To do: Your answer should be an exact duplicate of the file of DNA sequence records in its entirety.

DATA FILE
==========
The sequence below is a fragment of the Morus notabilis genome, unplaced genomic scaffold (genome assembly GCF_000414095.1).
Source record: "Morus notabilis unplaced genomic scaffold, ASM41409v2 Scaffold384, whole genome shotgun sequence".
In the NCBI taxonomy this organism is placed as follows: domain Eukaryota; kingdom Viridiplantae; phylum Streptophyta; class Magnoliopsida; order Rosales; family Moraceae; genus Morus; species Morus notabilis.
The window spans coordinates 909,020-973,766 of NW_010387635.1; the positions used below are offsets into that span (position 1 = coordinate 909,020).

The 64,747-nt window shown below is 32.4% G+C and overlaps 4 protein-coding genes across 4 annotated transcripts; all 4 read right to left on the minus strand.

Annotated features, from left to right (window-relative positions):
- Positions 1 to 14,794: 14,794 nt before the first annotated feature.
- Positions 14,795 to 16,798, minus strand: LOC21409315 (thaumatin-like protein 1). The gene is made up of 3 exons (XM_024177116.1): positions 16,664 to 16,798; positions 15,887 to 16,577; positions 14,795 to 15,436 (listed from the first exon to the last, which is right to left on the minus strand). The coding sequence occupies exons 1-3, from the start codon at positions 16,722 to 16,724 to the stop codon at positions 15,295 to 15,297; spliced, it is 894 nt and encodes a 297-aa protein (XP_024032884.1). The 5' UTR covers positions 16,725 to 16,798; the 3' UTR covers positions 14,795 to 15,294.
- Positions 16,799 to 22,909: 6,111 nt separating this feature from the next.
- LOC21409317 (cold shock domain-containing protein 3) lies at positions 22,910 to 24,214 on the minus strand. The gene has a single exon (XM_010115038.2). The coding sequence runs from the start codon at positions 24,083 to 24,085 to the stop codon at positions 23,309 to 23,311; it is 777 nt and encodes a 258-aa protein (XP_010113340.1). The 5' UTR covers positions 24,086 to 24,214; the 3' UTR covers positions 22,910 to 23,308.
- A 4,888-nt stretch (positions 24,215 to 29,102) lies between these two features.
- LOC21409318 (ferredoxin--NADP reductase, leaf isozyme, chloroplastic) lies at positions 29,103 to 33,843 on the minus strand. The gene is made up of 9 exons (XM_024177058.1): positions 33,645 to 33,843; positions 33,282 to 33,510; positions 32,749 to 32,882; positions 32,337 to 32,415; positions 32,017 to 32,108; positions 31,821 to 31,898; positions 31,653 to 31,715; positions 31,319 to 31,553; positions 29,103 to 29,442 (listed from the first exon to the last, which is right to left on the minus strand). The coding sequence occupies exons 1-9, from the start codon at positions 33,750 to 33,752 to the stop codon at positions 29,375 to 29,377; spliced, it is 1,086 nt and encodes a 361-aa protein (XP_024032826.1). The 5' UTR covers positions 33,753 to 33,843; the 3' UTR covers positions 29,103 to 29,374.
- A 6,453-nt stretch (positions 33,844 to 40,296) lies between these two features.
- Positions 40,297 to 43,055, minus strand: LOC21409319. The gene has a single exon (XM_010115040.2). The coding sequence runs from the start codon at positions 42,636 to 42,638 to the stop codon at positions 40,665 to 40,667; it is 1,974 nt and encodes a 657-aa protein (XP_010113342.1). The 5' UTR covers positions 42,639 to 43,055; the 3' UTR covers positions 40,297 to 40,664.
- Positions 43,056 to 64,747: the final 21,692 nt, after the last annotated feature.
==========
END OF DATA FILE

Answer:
The sequence below is a fragment of the Morus notabilis genome, unplaced genomic scaffold (genome assembly GCF_000414095.1).
Source record: "Morus notabilis unplaced genomic scaffold, ASM41409v2 Scaffold384, whole genome shotgun sequence".
In the NCBI taxonomy this organism is placed as follows: domain Eukaryota; kingdom Viridiplantae; phylum Streptophyta; class Magnoliopsida; order Rosales; family Moraceae; genus Morus; species Morus notabilis.
The window spans coordinates 909,020-973,766 of NW_010387635.1; the positions used below are offsets into that span (position 1 = coordinate 909,020).

The 64,747-nt window shown below is 32.4% G+C and overlaps 4 protein-coding genes across 4 annotated transcripts; all 4 read right to left on the minus strand.

Annotated features, from left to right (window-relative positions):
- Positions 1 to 14,794: 14,794 nt before the first annotated feature.
- Positions 14,795 to 16,798, minus strand: LOC21409315 (thaumatin-like protein 1). The gene is made up of 3 exons (XM_024177116.1): positions 16,664 to 16,798; positions 15,887 to 16,577; positions 14,795 to 15,436 (listed from the first exon to the last, which is right to left on the minus strand). The coding sequence occupies exons 1-3, from the start codon at positions 16,722 to 16,724 to the stop codon at positions 15,295 to 15,297; spliced, it is 894 nt and encodes a 297-aa protein (XP_024032884.1). The 5' UTR covers positions 16,725 to 16,798; the 3' UTR covers positions 14,795 to 15,294.
- Positions 16,799 to 22,909: 6,111 nt separating this feature from the next.
- LOC21409317 (cold shock domain-containing protein 3) lies at positions 22,910 to 24,214 on the minus strand. The gene has a single exon (XM_010115038.2). The coding sequence runs from the start codon at positions 24,083 to 24,085 to the stop codon at positions 23,309 to 23,311; it is 777 nt and encodes a 258-aa protein (XP_010113340.1). The 5' UTR covers positions 24,086 to 24,214; the 3' UTR covers positions 22,910 to 23,308.
- A 4,888-nt stretch (positions 24,215 to 29,102) lies between these two features.
- LOC21409318 (ferredoxin--NADP reductase, leaf isozyme, chloroplastic) lies at positions 29,103 to 33,843 on the minus strand. The gene is made up of 9 exons (XM_024177058.1): positions 33,645 to 33,843; positions 33,282 to 33,510; positions 32,749 to 32,882; positions 32,337 to 32,415; positions 32,017 to 32,108; positions 31,821 to 31,898; positions 31,653 to 31,715; positions 31,319 to 31,553; positions 29,103 to 29,442 (listed from the first exon to the last, which is right to left on the minus strand). The coding sequence occupies exons 1-9, from the start codon at positions 33,750 to 33,752 to the stop codon at positions 29,375 to 29,377; spliced, it is 1,086 nt and encodes a 361-aa protein (XP_024032826.1). The 5' UTR covers positions 33,753 to 33,843; the 3' UTR covers positions 29,103 to 29,374.
- A 6,453-nt stretch (positions 33,844 to 40,296) lies between these two features.
- Positions 40,297 to 43,055, minus strand: LOC21409319. The gene has a single exon (XM_010115040.2). The coding sequence runs from the start codon at positions 42,636 to 42,638 to the stop codon at positions 40,665 to 40,667; it is 1,974 nt and encodes a 657-aa protein (XP_010113342.1). The 5' UTR covers positions 42,639 to 43,055; the 3' UTR covers positions 40,297 to 40,664.
- Positions 43,056 to 64,747: the final 21,692 nt, after the last annotated feature.